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Cuckoos Nest Commentary(124-126 )

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One Flew Over the Cuckoo's Nest (Ken Kesey), pp. 124-126 Commentary This passage is taken from the end of part one, in One Flew Over the Cuckoo's Nest. It is a significant passage for what it reveals to us about the further development of characters, the external conflict and drastic change in daily order. In the remainder of this commentary I will explore the impact this passage has on the plot, conflict, characters and language exhibited in this passage. The plot and conflict are aspects that are explored in- depth in this passage. For the reader to fully understand the importance of this passage they need to know the basics of the conflict. From the start when it became clear that Randle McMurphy wanted to lighten up the tense atmosphere of them mental institution that Nurse Ratched caused. Until this passage in the novel there was a constant effort by McMurphy to revolt against Ratched, this was not possible because McMurphy received no support form his peers. This passage is the first hope of light that tides may be changing. ...read more.


This was an important change in conflict and plot which would not be possible with out a development of characters. I will now look at characters, in specific I will look at Nurse Ratched, Randle McMurphy, and the minor characters new rolls. Ratched's main goal is to gain full control over the ward. This passage is the point where she states to fail, she had been almost indestructible before this point in the story. Ratched's decline in power can be seen by Kesey descriptions such as how she would stand behind the glass, this symbolizes weakness and brings out an inability to face her patients. Another feature that the reader can not go with out mentioning form this passage is Ratched's speech, she speaks in an aggressive manner while still trying to show respect with by using terms such as "Mr.". In this section McMurphy displays great guts and courage, he stands up for what he thinks is right. Examples of his is when we calmly goes sits down, puts his legs up, lights a cigarette and says "HOO-WEE!" ...read more.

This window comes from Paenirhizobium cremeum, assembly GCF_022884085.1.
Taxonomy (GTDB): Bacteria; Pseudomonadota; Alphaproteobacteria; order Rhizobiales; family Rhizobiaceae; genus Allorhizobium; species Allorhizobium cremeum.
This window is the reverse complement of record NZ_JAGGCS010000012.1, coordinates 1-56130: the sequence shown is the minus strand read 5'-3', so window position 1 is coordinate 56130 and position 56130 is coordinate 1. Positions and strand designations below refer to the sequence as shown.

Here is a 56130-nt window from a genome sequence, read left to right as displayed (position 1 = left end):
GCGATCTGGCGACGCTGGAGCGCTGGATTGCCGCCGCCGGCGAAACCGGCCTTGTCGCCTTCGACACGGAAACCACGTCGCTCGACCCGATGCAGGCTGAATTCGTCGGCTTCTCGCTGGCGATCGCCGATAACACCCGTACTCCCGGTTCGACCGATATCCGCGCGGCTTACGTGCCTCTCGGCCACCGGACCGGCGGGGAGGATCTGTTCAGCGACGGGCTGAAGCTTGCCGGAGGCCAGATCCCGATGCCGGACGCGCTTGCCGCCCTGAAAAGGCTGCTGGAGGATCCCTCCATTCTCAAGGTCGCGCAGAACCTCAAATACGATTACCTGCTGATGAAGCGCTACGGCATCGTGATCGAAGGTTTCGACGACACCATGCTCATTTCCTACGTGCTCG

In the first paragraph there are two very vivid examples that give us such a feeling that we were present. The words 'blew up" as well as "shoulders rise and fall as she breaths" are two examples. There terms paint an image in our minds that we can not resist to notice. As well as that imagery it has similes, one of which that I find effective is when Chief Bromden compares Ratched's voice to an electric chain say ripping through pine. Finally I believe that Kesey does an effective job emphasizing certain words which gives them a more significant sound. This can be seen in phrases such as "Mr. Har-ding", "I'm warning you" and "Hoo-wee(McMurphy)". All of these effects help enhance the significance of this passage. This is an important passage and it can be viewed as a turning point in both the plot as well as the conflict. The passage is supported by clear language as well as rapidly developing characters. After this passage the book could head in a number different directions, including a new support towards McMurphy which was witnessed in this passage. William Allen September 2008 September 2008 ...read more.

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